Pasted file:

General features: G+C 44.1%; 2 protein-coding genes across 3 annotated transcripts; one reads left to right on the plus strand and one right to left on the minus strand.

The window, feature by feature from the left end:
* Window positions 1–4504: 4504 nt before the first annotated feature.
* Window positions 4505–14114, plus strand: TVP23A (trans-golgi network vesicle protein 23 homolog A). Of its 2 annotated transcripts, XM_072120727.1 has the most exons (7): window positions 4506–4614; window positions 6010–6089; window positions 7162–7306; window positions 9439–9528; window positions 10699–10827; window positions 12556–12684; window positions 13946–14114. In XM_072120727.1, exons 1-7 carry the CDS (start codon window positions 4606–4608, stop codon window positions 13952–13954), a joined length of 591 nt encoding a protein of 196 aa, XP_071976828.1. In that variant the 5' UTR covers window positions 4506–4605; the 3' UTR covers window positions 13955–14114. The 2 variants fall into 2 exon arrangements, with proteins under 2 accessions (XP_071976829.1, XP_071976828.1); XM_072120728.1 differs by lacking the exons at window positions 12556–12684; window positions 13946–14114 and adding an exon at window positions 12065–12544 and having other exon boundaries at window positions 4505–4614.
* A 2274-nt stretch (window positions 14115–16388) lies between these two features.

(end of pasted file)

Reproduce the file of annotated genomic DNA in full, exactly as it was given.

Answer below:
General features: G+C 44.1%; 2 protein-coding genes across 3 annotated transcripts; one reads left to right on the plus strand and one right to left on the minus strand.

The window, feature by feature from the left end:
* Window positions 1–4504: 4504 nt before the first annotated feature.
* Window positions 4505–14114, plus strand: TVP23A (trans-golgi network vesicle protein 23 homolog A). Of its 2 annotated transcripts, XM_072120727.1 has the most exons (7): window positions 4506–4614; window positions 6010–6089; window positions 7162–7306; window positions 9439–9528; window positions 10699–10827; window positions 12556–12684; window positions 13946–14114. In XM_072120727.1, exons 1-7 carry the CDS (start codon window positions 4606–4608, stop codon window positions 13952–13954), a joined length of 591 nt encoding a protein of 196 aa, XP_071976828.1. In that variant the 5' UTR covers window positions 4506–4605; the 3' UTR covers window positions 13955–14114. The 2 variants fall into 2 exon arrangements, with proteins under 2 accessions (XP_071976829.1, XP_071976828.1); XM_072120728.1 differs by lacking the exons at window positions 12556–12684; window positions 13946–14114 and adding an exon at window positions 12065–12544 and having other exon boundaries at window positions 4505–4614.
* A 2274-nt stretch (window positions 14115–16388) lies between these two features.